It's still very good. I did feel that, as with some other theatre broadcasts I've seen, that the camera was often focused in too close - by zooming in on the face of the person speaking, much of the subtly of the production as a whole was lost, and some of the camera angles, using cameras on the actors themselves, also detracted from the performances, as it made things, to my mind, a bit disjointed, and the production less coherent, which is a shame, as it was a really good production, and I didn't feel tht the filed version did it justice!

That said, it was still worth seeing, and if they show the other two, I will see them as well!

Friday, 14 July 2017

Chris Riddell in Bath

One of my favourite bookshops, Mr B's Emporium of Reading Delights (Mr B's, to its friends) organised an event with Chris Riddell (he used to be the Children's Laureate, you know. He  has a Gold Blue Peter Badge), in Bath.



So I went. Of course I did. How could I not?

The event was at the Masonic Hall in Bath, which means sitting in a hall lined with banners, under a star-painted ceiling, (the Hall was the original Theatre Royal, in Bath, built in the 1750, which closed as a theatre in 1805, after which it became a chapel, before becoming a Masonic Hall in 1863. It is still a masonic lodge today, but also hosts various events)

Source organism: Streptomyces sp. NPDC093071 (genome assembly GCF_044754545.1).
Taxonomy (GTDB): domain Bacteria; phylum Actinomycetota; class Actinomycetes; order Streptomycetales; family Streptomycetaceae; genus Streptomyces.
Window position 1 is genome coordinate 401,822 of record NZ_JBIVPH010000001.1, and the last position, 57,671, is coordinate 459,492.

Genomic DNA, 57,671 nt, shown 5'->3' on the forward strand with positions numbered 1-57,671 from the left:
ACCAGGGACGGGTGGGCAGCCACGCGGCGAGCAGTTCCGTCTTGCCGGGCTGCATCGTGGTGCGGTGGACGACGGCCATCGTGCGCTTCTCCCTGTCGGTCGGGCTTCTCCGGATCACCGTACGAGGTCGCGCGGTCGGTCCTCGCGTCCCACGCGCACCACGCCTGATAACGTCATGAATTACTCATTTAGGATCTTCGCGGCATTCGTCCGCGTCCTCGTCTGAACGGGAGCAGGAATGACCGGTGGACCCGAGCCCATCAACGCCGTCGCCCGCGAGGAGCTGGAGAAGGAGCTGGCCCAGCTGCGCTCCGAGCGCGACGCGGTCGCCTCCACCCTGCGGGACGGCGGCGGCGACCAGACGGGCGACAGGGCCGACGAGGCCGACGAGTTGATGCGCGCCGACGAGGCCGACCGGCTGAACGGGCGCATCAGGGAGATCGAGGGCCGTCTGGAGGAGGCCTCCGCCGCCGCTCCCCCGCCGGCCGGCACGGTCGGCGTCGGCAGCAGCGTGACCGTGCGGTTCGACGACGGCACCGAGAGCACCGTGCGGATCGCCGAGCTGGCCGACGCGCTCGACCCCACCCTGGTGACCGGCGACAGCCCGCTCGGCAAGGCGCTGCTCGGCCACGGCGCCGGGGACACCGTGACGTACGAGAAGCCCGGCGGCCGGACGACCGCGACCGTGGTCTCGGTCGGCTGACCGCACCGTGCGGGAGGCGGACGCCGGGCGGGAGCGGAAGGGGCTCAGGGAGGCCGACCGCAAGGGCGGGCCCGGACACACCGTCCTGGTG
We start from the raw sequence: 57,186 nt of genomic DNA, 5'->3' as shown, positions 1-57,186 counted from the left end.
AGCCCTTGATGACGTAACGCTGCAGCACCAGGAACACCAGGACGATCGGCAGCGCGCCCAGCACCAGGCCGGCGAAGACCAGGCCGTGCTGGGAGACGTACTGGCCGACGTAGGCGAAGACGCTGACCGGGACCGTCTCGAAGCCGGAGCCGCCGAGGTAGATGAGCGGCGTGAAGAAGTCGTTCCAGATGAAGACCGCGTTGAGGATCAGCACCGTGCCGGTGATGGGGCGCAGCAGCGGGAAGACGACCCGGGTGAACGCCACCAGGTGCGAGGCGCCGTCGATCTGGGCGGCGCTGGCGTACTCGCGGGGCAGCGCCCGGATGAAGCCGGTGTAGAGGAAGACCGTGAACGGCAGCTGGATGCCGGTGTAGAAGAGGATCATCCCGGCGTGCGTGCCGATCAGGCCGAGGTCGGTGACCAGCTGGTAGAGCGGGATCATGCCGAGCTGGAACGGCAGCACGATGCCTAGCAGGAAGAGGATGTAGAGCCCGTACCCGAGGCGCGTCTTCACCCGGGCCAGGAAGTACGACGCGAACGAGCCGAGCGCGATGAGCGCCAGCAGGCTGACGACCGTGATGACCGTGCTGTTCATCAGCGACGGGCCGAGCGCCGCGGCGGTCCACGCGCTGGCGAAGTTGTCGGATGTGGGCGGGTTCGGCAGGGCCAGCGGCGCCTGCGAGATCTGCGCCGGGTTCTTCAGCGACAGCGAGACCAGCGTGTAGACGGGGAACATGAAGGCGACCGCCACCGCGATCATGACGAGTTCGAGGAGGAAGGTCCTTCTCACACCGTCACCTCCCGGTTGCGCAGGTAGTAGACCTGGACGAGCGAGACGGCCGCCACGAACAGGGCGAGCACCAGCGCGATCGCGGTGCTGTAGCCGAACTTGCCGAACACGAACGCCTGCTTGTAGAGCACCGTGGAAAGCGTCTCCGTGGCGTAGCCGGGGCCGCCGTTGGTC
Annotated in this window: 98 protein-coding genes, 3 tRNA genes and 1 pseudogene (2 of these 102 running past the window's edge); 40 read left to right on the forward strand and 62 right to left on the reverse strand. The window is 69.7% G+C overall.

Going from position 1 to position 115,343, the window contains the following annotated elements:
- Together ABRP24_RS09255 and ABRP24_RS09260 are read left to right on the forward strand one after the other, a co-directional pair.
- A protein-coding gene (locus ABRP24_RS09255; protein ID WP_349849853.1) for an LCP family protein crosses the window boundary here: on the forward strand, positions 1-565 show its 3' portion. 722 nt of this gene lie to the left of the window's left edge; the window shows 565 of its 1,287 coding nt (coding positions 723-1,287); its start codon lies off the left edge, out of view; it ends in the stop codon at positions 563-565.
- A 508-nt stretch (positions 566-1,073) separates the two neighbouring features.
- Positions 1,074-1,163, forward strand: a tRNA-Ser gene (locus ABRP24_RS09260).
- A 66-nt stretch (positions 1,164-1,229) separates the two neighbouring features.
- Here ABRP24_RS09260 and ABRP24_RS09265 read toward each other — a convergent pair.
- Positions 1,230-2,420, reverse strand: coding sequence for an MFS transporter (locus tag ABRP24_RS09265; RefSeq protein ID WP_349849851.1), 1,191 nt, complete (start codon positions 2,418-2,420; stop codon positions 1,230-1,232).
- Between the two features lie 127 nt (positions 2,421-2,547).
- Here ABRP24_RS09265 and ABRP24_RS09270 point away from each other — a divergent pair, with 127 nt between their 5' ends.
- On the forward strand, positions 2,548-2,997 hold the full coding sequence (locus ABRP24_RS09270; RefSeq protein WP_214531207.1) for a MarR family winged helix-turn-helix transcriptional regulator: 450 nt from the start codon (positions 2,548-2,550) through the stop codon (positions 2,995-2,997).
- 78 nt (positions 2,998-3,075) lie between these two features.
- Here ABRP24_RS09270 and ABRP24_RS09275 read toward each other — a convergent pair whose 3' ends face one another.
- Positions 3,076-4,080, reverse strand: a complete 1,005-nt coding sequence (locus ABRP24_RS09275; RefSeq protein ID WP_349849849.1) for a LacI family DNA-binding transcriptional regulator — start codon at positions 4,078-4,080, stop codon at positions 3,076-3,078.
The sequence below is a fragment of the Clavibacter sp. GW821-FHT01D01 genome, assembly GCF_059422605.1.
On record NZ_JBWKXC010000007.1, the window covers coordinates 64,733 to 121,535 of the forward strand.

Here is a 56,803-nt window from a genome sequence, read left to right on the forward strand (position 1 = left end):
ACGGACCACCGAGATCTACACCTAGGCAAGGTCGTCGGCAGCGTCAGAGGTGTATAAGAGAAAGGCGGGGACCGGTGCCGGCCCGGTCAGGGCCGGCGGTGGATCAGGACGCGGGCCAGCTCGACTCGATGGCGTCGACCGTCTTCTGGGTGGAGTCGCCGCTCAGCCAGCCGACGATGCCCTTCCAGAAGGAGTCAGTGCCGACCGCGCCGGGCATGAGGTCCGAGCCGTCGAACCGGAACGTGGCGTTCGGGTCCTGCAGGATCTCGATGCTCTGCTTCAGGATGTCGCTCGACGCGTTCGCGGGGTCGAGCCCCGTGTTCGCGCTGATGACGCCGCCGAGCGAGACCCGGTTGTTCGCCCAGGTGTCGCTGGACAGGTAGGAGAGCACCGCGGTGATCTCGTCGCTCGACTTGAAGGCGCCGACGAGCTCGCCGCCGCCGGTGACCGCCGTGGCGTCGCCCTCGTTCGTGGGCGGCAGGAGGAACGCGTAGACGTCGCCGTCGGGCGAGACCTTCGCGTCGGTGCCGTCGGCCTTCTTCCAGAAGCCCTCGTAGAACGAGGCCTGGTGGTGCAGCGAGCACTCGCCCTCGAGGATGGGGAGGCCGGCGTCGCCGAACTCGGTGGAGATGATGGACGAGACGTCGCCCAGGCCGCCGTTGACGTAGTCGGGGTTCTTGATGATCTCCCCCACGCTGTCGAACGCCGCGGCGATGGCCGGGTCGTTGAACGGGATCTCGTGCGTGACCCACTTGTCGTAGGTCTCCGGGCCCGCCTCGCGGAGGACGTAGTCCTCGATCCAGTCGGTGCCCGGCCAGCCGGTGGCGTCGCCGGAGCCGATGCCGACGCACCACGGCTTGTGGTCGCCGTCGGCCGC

Chris did an 'Ask Chris Riddell' event, where we were given index cards on which to write our questions - he then picked cards out to answer.


For instance, the picture above was in answer to a question about the hard work involved in writing a book..



And this is illustrates Chris's experience at a South African event where he went to read the mini book in the back of 'Goth Girl and Ghost of a Mouse' and found he needed glasses, so was loaned some lovely cats-eye  glasses by one of the women present, which were effective in being able to see to read, but perhaps not quite so much in relation to the dignity of the position of Children's Laureate! 

Chris also spoke about how he first fell in love with drawing (which involved being rewarded, with wine gums and the opportunity draw, during his father's sermons in church, when he was a very small child)